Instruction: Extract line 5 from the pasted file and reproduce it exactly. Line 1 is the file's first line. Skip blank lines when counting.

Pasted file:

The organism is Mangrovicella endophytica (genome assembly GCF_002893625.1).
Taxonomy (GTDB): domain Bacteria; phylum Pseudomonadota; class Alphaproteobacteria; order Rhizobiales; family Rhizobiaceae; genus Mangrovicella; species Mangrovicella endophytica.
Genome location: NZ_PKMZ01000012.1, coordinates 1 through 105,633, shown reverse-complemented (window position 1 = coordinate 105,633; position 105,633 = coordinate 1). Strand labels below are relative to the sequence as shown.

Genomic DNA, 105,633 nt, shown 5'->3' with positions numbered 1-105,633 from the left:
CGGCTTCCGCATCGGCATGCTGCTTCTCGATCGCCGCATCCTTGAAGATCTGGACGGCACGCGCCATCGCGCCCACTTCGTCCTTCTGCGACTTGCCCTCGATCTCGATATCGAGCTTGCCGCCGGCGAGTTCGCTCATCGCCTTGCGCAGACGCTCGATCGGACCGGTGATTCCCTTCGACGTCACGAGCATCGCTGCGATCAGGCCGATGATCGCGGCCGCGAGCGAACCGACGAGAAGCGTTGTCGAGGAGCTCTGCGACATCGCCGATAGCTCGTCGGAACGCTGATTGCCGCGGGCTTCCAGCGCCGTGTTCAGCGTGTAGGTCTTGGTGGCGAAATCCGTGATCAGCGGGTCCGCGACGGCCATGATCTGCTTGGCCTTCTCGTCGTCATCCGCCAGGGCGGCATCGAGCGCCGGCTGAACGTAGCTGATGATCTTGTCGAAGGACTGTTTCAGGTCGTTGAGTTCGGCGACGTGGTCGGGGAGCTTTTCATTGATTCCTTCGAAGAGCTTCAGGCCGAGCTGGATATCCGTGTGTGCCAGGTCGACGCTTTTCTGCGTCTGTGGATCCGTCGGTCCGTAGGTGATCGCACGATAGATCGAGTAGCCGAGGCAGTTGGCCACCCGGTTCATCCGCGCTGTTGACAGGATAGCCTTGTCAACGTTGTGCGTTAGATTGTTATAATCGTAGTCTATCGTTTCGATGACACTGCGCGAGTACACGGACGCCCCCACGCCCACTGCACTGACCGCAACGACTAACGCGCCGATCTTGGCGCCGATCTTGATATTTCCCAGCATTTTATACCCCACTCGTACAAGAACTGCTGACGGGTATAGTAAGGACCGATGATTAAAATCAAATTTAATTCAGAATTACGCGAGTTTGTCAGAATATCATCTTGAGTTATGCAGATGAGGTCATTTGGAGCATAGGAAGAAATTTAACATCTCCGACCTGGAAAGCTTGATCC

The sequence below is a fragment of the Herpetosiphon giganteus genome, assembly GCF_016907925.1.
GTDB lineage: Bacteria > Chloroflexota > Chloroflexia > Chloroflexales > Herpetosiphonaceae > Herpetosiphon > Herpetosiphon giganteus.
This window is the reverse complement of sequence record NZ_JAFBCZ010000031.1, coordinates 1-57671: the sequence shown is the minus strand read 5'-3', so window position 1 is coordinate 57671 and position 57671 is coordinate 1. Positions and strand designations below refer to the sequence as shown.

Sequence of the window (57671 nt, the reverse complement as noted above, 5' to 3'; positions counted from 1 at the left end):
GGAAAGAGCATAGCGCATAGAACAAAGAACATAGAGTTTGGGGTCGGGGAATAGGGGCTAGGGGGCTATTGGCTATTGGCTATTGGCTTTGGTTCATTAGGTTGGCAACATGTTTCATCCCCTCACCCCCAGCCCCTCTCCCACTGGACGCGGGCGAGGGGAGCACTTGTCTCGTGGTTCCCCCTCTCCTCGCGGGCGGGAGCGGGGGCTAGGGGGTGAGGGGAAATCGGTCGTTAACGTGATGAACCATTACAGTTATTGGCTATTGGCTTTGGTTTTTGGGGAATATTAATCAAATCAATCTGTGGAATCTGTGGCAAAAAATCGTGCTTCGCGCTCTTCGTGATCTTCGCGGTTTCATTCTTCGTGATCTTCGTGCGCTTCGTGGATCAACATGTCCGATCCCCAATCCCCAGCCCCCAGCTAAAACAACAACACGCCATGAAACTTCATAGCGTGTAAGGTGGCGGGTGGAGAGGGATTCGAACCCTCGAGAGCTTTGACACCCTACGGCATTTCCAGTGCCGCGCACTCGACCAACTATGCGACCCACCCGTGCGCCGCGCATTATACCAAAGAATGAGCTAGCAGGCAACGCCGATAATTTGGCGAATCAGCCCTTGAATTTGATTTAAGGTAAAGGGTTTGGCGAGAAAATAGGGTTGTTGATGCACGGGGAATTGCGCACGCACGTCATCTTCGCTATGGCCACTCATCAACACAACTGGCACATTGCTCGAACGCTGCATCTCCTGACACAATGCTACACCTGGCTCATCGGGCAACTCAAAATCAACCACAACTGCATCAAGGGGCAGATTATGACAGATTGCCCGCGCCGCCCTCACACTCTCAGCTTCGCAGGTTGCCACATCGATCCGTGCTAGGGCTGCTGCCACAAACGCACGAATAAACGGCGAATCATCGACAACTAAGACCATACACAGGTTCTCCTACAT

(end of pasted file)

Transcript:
CGGCTTCCGCATCGGCATGCTGCTTCTCGATCGCCGCATCCTTGAAGATCTGGACGGCACGCGCCATCGCGCCCACTTCGTCCTTCTGCGACTTGCCCTCGATCTCGATATCGAGCTTGCCGCCGGCGAGTTCGCTCATCGCCTTGCGCAGACGCTCGATCGGACCGGTGATTCCCTTCGACGTCACGAGCATCGCTGCGATCAGGCCGATGATCGCGGCCGCGAGCGAACCGACGAGAAGCGTTGTCGAGGAGCTCTGCGACATCGCCGATAGCTCGTCGGAACGCTGATTGCCGCGGGCTTCCAGCGCCGTGTTCAGCGTGTAGGTCTTGGTGGCGAAATCCGTGATCAGCGGGTCCGCGACGGCCATGATCTGCTTGGCCTTCTCGTCGTCATCCGCCAGGGCGGCATCGAGCGCCGGCTGAACGTAGCTGATGATCTTGTCGAAGGACTGTTTCAGGTCGTTGAGTTCGGCGACGTGGTCGGGGAGCTTTTCATTGATTCCTTCGAAGAGCTTCAGGCCGAGCTGGATATCCGTGTGTGCCAGGTCGACGCTTTTCTGCGTCTGTGGATCCGTCGGTCCGTAGGTGATCGCACGATAGATCGAGTAGCCGAGGCAGTTGGCCACCCGGTTCATCCGCGCTGTTGACAGGATAGCCTTGTCAACGTTGTGCGTTAGATTGTTATAATCGTAGTCTATCGTTTCGATGACACTGCGCGAGTACACGGACGCCCCCACGCCCACTGCACTGACCGCAACGACTAACGCGCCGATCTTGGCGCCGATCTTGATATTTCCCAGCATTTTATACCCCACTCGTACAAGAACTGCTGACGGGTATAGTAAGGACCGATGATTAAAATCAAATTTAATTCAGAATTACGCGAGTTTGTCAGAATATCATCTTGAGTTATGCAGATGAGGTCATTTGGAGCATAGGAAGAAATTTAACATCTCCGACCTGGAAAGCTTGATCC